The International Accounting Standards Board (IASB) has completed its improvements to the accounting requirements for off balance sheet activities and joint arrangements by issuing International Financial Reporting Standard (IFRS) 10 Consolidated Financial Statements, IFRS 11 Joint Arrangements and IFRS 12 Disclosure of Interests in Other Entities.
The completion of this review brings the accounting treatment for off-balance sheet activities in IFRS and US generally accepted accounting principles (GAAP) broadly into alignment, and concludes an important element of the IASB’s comprehensive response to the financial crisis.
- IFRS 10 Consolidated Financial Statements builds on existing principles by identifying the concept of control as the determining factor in whether an entity should be included within the consolidated financial statements of the parent company. The standard provides additional guidance to assist in the determination of control where this is difficult to assess.
- IFRS 11 Joint Arrangements provides for a more realistic reflection of joint arrangements by focusing on the rights and obligations of the arrangement, rather than its legal form (as is currently the case). The standard addresses inconsistencies in the reporting of joint arrangements by requiring a single method to account for interests in jointly controlled entities.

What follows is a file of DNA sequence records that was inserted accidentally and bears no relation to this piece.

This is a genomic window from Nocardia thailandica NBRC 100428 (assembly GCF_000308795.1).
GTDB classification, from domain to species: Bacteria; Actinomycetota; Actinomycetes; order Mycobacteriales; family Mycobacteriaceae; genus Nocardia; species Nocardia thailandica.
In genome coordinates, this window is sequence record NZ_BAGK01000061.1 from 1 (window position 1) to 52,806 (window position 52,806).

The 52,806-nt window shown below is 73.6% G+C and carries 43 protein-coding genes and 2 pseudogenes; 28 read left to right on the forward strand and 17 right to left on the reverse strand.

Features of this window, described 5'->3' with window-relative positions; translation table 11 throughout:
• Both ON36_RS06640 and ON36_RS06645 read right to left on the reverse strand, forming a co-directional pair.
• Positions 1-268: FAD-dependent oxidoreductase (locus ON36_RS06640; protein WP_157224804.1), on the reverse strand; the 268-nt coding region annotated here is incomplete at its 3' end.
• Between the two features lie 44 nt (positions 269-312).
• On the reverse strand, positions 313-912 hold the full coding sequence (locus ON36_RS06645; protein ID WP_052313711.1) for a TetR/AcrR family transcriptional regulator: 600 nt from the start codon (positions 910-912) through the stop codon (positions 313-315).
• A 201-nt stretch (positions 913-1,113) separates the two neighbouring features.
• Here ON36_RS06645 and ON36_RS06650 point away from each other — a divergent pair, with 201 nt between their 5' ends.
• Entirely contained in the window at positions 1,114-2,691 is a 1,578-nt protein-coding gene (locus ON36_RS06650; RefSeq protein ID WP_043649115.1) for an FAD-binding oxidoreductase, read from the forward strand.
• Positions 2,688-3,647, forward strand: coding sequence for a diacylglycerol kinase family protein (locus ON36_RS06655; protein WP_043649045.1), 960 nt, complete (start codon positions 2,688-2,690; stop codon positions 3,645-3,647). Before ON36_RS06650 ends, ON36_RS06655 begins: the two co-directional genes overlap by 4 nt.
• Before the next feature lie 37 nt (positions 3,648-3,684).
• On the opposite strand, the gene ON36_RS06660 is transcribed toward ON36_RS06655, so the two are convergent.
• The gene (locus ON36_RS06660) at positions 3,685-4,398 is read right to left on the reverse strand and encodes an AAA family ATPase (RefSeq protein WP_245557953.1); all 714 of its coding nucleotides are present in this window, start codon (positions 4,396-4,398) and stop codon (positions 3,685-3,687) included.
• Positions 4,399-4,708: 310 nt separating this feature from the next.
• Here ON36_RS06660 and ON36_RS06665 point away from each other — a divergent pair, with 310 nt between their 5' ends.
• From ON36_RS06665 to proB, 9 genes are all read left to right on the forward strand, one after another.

- IFRS 12 Disclosure of Interests in Other Entities is a new and comprehensive standard on disclosure requirements for all forms of interests in other entities, including joint arrangements, associates, special purpose vehicles and other off balance sheet vehicles.
Sir David Tweedie, chairman of the IASB, said: “These improvements tighten up the reporting requirements for the consolidation of subsidiaries and special purpose vehicles, and require the substance of joint arrangements to be revealed. The comprehensive disclosure requirements will help investors to understand better risks associated with the creation or management of special purpose vehicles. As a package, these changes will provide a check on off-balance sheet activities and give investors a much clearer picture of the nature and extent of a company’s involvement with other entities.”
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